"This is as big a transition for you as it is for them," said Jacquelean Gilliam, UCLA's director of parent programs.

The message reassured Ron Eastwood of the town of Spreckels in Northern California, whose only child, Sara, will start at UCLA next month.

"When we were growing up, the world seemed to be a very different place," Eastwood said. "People didn't seem so worried about personal dangers. But our generation has been very protective of our kids as they grew up in the world. And what I think this is helping us to do now is to keep our helicopters on the ground more often."

Elizabeth Warren of Fremont said she appreciated advice about what one speaker described as "the difference between mothering and smothering, between fathering and bothering."

"I don't want to smother," Warren said of her relationship with her son Jonathan, a UCLA freshman. "Yet you are a mom and you want to keep in touch. So this whole process puts it all in perspective and relieves a lot of the anxiety we feel as parents."

At USC, the last of several recent orientation sessions was geared mainly toward parents of international students. The families peppered a panel of upperclassmen with questions about homesickness, safety, drunken parties, the wisdom of double majors and the drinkability of tap water in Los Angeles.

Pressed about campus cafeteria food, one young man reassured them: "I definitely miss my mom's cooking, but I've never starved."

Parents Terry and George Stockus of Victoria, Canada, said later that their concerns about crime were addressed in the session and said they also felt better prepared to part with their daughter, Sydney. "She's happy, so we're happy," Terry Stockus said.

Yet when the moment arrived, it was still hard to leave. "We were all very good up until the room was put together and Dad figured out the printer," Terry Stockus said. "When it was time to say goodbye, it was very emotional. But those were happy tears, excited tears."
Copyright © 2010, Los Angeles Times
Posted by Lindy Kahn, M.A., CEP

Thursday, August 12, 2010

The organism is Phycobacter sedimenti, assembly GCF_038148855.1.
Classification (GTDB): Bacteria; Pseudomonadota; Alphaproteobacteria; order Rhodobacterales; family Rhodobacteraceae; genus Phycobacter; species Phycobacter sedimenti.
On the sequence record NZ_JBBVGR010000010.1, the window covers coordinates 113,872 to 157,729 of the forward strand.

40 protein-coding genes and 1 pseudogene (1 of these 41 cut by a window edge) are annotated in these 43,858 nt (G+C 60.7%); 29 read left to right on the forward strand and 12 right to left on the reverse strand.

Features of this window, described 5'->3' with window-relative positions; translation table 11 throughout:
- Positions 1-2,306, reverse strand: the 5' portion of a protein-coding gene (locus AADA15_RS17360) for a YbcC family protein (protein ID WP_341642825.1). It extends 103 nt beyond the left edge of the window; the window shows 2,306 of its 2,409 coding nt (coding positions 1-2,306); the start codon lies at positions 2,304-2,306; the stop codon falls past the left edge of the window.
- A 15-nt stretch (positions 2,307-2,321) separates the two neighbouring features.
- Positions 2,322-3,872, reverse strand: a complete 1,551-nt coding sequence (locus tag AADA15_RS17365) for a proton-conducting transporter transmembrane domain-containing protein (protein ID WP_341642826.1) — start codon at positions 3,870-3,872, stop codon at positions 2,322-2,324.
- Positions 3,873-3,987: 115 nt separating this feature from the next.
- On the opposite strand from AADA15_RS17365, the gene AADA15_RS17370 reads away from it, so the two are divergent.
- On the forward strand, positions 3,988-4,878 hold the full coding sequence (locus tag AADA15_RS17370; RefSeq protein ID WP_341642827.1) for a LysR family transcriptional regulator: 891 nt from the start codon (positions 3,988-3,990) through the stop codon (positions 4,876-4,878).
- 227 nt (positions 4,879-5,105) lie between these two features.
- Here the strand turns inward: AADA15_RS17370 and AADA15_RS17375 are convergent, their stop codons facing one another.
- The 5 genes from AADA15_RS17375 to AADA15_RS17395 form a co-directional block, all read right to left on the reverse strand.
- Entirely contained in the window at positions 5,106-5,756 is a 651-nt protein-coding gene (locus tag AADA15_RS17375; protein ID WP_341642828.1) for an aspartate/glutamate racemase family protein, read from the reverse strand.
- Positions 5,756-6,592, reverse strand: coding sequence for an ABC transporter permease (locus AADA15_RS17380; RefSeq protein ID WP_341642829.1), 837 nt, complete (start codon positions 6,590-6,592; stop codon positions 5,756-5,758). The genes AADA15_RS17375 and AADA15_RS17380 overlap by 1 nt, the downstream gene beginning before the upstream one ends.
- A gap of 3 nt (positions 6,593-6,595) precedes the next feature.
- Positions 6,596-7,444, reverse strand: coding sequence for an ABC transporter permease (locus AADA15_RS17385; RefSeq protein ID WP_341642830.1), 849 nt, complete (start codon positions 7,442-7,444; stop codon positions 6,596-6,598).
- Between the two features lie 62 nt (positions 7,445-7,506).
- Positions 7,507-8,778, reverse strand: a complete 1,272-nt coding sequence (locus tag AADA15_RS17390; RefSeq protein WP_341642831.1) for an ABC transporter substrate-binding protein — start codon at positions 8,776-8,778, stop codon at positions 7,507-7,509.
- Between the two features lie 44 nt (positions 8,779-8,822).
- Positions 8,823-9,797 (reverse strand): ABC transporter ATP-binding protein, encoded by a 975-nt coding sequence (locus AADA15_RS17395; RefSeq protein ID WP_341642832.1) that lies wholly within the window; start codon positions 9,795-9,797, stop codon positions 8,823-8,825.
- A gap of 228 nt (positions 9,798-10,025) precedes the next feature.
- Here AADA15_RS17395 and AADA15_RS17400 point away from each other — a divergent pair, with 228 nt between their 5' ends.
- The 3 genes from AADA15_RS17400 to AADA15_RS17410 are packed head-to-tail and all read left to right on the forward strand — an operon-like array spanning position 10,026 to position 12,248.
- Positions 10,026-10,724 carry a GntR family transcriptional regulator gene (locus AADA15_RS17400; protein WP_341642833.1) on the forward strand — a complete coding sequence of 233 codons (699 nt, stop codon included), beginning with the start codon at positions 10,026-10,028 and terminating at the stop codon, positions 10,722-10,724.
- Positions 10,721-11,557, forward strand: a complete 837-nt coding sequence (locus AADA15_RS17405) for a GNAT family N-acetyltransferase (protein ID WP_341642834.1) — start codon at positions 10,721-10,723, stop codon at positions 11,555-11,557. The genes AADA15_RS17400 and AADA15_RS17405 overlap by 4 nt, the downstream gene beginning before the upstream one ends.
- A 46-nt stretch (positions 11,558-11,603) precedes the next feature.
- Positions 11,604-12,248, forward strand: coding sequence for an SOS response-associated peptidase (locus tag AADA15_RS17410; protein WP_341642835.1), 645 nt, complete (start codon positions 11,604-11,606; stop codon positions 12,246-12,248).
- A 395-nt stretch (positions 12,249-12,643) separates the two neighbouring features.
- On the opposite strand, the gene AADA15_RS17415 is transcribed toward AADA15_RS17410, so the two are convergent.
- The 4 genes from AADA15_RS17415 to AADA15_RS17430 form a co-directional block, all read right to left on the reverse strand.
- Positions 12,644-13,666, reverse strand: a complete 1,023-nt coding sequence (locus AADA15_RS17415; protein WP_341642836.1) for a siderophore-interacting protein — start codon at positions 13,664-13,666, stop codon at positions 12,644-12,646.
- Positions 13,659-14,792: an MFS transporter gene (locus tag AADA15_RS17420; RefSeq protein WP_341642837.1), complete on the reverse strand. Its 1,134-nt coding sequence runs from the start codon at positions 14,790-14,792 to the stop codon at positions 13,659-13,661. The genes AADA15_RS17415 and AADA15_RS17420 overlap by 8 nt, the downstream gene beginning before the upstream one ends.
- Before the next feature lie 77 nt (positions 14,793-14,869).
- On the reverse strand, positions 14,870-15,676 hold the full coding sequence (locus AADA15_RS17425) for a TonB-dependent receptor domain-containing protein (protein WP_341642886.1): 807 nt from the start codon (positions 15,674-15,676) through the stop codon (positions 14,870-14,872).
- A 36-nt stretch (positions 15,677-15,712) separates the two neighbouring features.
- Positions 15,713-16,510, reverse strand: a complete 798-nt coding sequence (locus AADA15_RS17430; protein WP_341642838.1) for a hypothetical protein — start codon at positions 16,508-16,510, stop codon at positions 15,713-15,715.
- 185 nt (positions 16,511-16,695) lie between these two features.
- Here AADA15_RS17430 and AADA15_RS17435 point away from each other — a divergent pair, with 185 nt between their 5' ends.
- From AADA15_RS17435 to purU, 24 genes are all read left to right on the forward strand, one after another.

AMERICA'S BEST COLLEGES: The best public and private colleges and universities, from the student's point of view

The best college in America isn't in Cambridge or Princeton, West Point or Annapolis. It's nestled in the Berkshire Mountains. Williams College, a 217-year-old private liberal arts school, tops our third annual ranking of America's Best Colleges. Our list of more than 600 undergraduate institutions is based on the quality of the education they provide, the experiences of the students and how much they achieve.

Williams rose to the top spot on our rankings, which are compiled with research from the Center for College Affordability & Productivity, after placing fourth last year and fifth in 2008. It's a small school (just over 2,000 undergrads) with a 7-to-1 student-to-faculty ratio, affording students the chance to really get to know their teachers and have a unique college experience.

"One of the things that we really embrace is that we are tiny and very aware of where we are in the world. This fosters an incredible sense of community," says Amanda Esteves-Kraus, a double-major in art history and biology in the class of 2012. "It takes a very specific type of student to go to Williams, and there is a quirkiness here that you can't find anywhere else. This all makes the fact that we are in the middle of nowhere totally irrelevant because you don't actually want to be anywhere else."